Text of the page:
Dept. of Human Services v. C.E.

Summarized by:

  • Court: Oregon Court of Appeals
  • Area(s) of Law: Family Law
  • Date Filed: 11-01-2017
  • Case #: A164765
  • Judge(s)/Court Below: Garrett, P.J. for the Court; Power, J.; & Wollheim, S.J.
  • Full Text Opinion

“When a jurisdictional judgment . . . specifically identifies a potential cause underlying a jurisdictional finding, it can be ‘fairly implied’ that that identified cause will be a referent for measuring the parent’s progress.” Dept. of Human Services v. M. M. B., 253 Or App 431, 440 rev den, 353 Or 280 (2013).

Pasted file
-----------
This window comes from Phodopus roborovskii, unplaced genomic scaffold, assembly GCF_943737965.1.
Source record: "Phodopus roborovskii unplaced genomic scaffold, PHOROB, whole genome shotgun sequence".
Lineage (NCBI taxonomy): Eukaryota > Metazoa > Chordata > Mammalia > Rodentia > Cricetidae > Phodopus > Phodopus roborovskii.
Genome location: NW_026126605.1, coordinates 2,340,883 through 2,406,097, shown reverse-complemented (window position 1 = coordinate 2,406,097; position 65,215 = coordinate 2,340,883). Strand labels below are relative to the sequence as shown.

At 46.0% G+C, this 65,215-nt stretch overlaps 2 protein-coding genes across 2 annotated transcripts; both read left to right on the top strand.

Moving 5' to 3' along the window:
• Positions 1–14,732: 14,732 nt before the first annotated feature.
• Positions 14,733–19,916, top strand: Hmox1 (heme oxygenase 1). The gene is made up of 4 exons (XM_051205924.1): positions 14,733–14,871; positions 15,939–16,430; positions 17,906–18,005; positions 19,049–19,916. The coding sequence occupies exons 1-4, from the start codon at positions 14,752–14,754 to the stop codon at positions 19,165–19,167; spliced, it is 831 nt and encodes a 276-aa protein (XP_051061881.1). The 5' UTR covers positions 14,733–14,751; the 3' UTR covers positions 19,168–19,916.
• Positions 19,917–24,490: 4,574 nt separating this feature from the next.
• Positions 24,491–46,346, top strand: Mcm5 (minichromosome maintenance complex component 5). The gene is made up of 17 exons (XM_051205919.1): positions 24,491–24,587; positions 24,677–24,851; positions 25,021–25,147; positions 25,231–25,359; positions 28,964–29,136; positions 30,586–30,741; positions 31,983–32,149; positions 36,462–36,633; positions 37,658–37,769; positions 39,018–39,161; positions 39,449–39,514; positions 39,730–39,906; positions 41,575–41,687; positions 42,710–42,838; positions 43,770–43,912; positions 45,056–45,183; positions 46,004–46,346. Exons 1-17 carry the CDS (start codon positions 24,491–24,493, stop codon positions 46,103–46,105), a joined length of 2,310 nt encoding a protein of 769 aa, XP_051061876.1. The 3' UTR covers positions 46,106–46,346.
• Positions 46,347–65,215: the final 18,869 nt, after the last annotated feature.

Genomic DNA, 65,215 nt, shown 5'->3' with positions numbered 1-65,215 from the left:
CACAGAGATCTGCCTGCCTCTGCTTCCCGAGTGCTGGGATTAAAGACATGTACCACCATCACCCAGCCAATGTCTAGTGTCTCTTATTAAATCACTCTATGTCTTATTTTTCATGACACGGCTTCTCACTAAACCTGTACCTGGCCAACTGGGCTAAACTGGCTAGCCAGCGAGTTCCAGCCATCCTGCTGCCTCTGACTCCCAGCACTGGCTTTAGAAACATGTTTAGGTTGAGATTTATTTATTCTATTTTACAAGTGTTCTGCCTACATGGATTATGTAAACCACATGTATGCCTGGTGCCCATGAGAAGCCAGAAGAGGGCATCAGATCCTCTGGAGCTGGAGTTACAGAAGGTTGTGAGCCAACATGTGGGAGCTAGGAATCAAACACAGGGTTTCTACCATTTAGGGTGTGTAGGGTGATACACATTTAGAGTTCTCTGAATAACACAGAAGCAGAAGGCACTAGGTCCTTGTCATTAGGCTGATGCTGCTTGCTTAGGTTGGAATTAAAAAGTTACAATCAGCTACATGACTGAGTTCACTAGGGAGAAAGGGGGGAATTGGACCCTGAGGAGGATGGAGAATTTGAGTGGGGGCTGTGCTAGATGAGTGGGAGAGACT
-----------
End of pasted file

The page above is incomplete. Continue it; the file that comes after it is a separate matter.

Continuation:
Father appealed from permanency judgments in which the juvenile court changed the permanency plan away from reunification. Father assigned error to the court’s use of facts outside the jurisdictional bases to determine that he had not made adequate progress towards remedying the three existing bases for jurisdiction. Father argued the new introduced facts at the permanency hearing were extrinsic to the three existing jurisdictional bases. In response, Children argue that the additional facts are not extrinsic to the bases for jurisdiction because the case plan put Father on notice that his pattern of “controlling and abusive behavior” caused an unsafe environment for the children. “When a jurisdictional judgment . . . specifically identifies a potential cause underlying a jurisdictional finding, it can be ‘fairly implied’ that that identified cause will be a referent for measuring the parent’s progress.”  Dept. of Human Services v. M. M. B., 253 Or App 431, 440 rev den, 353 Or 280 (2013). The Court of Appeals found that the case plan and jurisdiction judgment put Father on notice that evidence regarding his behavior could be relied upon. The Court held that the trial court did not err in using additional facts to determine Father did not make sufficient progress because those facts are relevant to underlying causes of the bases for jurisdiction. Affirmed.

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